About 60 per cent of Nigerian children under the age of five are at risk of not reaching their full potential because of poor early childhood learning and malnutrition. But UNICEF says if the country must meet the SDGs, priority should be given to early childhood development. Martins Ifijeh writes
A popular meme on social media sometime ago showed a young poor, deprived, lonely and malnourish-looking boy selling roses to another young but healthy-looking child whose parents held on to on both hands in a show of love and care.
The child who bought roses was all smiles as he walked away with it in his hands, but the one who sold out the roses had pain written all over his face. He wished he was the one on the other side.
While this poor looking boy sells roses, which obviously brings happiness to children of parents who could afford them, he himself could not own one despite selling them. He was distributing happiness he couldn’t have for himself.
This was the case of Salima Isa, a 12 years old girl who sells happiness to pupils of Kofar Nassarawa Model Primary School in Kano, yet she does not have that happiness for herself.
While the children were at school on a Wednesday morning learning, Salima was sitting at the school gate waiting to get permission by break time to enter the compound so she could sell groundnut to other children.
By 9:15a.m., Salima, who came from a village 45 kilometres away from the school, struggled her way into the compound as it was time for short break.
Soon, over 30 children surrounded her with their faces beaming with happiness and laughter as they brought out different denominations of money, including five naira and 10 naira, to buy groundnut.
The way Salima was surrounded, one would think if the pupils do not buy her groundnut they may not be able to concentrate in class after break. Those who were successful at buying were all smiles as they went to different corners of the expanded school compound to enjoy the special peanut, while others continued to struggle to have theirs.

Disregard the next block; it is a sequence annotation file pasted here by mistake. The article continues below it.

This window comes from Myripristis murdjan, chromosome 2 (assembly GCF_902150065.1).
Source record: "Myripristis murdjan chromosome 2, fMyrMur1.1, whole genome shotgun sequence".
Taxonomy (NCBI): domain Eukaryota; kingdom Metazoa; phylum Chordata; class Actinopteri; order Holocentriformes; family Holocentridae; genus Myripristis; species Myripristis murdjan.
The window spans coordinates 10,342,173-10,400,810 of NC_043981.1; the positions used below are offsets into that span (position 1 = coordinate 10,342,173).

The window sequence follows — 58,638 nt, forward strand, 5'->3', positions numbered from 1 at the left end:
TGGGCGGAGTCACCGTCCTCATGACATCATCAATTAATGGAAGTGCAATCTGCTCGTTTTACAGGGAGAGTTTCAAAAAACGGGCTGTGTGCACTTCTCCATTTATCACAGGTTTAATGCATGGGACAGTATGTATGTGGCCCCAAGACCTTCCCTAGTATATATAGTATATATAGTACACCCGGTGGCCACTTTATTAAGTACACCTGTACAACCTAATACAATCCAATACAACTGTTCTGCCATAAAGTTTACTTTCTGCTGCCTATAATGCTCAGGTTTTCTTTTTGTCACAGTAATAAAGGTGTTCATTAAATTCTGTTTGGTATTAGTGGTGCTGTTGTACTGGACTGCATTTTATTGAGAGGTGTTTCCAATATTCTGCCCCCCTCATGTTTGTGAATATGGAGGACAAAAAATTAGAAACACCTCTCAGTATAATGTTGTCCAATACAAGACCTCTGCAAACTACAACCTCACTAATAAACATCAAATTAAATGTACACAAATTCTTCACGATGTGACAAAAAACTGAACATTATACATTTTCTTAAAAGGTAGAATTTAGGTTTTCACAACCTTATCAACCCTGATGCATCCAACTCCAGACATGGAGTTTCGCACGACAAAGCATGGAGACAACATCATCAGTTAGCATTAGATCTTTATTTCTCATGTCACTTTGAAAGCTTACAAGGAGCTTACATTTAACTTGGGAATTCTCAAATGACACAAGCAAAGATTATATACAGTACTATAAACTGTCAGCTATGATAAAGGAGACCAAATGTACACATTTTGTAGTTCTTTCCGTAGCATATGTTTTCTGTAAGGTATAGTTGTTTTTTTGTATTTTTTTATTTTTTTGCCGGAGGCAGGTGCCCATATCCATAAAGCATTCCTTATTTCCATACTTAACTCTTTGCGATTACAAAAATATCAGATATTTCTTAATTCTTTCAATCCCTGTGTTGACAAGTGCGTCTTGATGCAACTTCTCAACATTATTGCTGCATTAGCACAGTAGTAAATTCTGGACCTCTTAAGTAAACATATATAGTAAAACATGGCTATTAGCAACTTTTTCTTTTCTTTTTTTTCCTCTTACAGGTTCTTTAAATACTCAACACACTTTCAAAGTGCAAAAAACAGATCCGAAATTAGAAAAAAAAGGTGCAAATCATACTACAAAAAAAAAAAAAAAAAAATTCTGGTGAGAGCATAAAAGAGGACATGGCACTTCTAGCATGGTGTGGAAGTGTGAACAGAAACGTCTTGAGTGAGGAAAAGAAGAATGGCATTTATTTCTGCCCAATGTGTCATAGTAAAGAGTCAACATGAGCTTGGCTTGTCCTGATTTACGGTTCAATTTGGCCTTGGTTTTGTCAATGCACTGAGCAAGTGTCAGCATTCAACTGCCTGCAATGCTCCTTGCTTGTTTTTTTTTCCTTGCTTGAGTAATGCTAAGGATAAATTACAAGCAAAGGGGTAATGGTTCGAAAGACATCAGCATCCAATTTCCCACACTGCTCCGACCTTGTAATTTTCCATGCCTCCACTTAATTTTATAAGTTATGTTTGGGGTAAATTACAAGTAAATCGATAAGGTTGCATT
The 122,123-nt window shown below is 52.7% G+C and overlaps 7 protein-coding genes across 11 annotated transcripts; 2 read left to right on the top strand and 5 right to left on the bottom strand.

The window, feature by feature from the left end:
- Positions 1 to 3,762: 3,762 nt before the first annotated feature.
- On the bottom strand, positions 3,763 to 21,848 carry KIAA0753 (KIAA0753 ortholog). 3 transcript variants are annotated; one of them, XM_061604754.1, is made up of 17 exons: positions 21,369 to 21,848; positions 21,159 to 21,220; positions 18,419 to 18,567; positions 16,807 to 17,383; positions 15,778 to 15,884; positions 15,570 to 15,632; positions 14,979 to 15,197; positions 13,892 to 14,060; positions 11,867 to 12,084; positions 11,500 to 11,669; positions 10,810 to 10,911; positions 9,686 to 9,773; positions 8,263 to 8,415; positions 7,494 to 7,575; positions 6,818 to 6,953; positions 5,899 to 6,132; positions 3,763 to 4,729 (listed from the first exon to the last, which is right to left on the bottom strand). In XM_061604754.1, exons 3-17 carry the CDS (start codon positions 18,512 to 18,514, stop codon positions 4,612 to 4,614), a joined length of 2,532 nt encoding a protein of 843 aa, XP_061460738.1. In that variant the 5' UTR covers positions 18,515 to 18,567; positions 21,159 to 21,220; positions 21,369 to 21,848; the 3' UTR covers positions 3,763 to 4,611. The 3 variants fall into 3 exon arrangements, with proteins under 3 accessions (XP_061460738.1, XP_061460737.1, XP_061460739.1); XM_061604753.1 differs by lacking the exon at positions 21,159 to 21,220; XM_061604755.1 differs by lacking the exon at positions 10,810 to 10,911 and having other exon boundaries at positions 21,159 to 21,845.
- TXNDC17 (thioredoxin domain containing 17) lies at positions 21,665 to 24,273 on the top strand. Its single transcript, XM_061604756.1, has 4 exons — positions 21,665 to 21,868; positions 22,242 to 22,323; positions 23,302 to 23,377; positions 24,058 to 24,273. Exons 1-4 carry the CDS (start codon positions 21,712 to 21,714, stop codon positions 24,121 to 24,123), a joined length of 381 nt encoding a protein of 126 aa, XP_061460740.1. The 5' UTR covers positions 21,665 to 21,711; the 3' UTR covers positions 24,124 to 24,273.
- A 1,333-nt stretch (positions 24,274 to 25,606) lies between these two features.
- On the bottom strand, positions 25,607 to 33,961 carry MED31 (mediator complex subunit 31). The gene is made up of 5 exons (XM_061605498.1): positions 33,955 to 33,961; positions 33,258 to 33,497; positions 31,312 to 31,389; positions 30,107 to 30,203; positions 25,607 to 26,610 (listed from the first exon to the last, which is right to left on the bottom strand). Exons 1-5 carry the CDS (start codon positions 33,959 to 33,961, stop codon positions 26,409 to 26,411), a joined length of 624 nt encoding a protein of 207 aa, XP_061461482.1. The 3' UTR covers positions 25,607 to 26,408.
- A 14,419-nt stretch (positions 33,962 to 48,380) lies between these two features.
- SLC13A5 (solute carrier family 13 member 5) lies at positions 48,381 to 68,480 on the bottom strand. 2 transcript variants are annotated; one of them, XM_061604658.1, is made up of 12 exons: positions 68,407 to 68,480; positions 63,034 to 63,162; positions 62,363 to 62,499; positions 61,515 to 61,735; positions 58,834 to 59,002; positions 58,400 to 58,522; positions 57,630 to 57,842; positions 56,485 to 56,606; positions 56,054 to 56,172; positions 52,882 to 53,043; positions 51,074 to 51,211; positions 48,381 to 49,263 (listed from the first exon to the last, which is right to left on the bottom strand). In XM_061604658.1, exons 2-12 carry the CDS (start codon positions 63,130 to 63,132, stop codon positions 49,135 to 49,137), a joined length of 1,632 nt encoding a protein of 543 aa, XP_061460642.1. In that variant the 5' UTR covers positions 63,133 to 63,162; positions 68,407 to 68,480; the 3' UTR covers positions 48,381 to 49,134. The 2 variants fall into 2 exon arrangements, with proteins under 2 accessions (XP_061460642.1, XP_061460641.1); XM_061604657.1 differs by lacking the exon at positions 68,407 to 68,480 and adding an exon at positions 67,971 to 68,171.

While it was obvious Salima was putting smiles on the faces of the children, she wished she could have such happiness as well. She wished she would one day come out during break time to buy groundnut for herself rather than being the one selling the delicacy at her own detriment.
But a lot of factors have stopped her from actualising those wishes. She is deprived and lonely. All she has in her is spread the kind of happiness she could not taste from.
Salima, who eventually spoke to THISDAY said since five years of age, she has been going to different schools, not for studies, but to sell groundnut, kunu or donkwa as her parents do not believe in girl-child education. They believed it would be a waste of money to train a girl-child who would end up leaving the house to marry from another family, and eventually drop the name of her father.
A missed early childhood development window of opportunity
Salima, who could pass for a six-year-old despite being 12, is not only deprived from being exposed to a structured learning environment, she has somewhat missed a vital part of her life, Early Childhood Development (ECD), as she looked stunted, too small for her age, and obviously disadvantaged in terms of early childhood learning, a vital pre-requisite for proper childhood development.
“I have never been enrolled in school before. I do not know what they do in those buildings,” pointing to one of the classes. “The only school I know is the school of Quran in front of my house,” said Salima, as she spoke in Hausa language to our correspondent with her face bent to the ground.
A teacher in the school assisted in translating in English language to her, while he translates her language to our correspondent in English.
“Even if she is assisted by anyone now to get enrollment in our school here or any other school around, there is a high possibility she may not be able to cope or learn as fast as she would if she had been exposed to learning from the very beginning,” said the teacher, Mr. Bala Nasiru.
Pointing to the pre-primary school classes where children below five years were learning, Nasiru said, “you see those little children over there, they are learning very fast every day. By the time they get to primary school, it will be easier for them to grasp what ever they learn,” he said.
Salima, who has never undergone early childhood learning whether before her fifth birthday or at her present age, is not alone. About 2.5 million children in Nigeria are malnourished and would not even have the mental capacity needed for developmental potential required to successfully go through life in future.
No wonder a United Nations Children’s Fund (UNICEF) specialist, Swadchet Sanky in a media parley organised by the UN body in Kano recently, said over 60 per cent of under five Nigerian children stand the risk of not developing appropriately due to poor early childhood development, including early learning, environmental interaction, nutrition, exclusive breastfeeding, among others, adding that not less than 250 million under five children globally are unlikely to reach their full potential because their development have been hampered.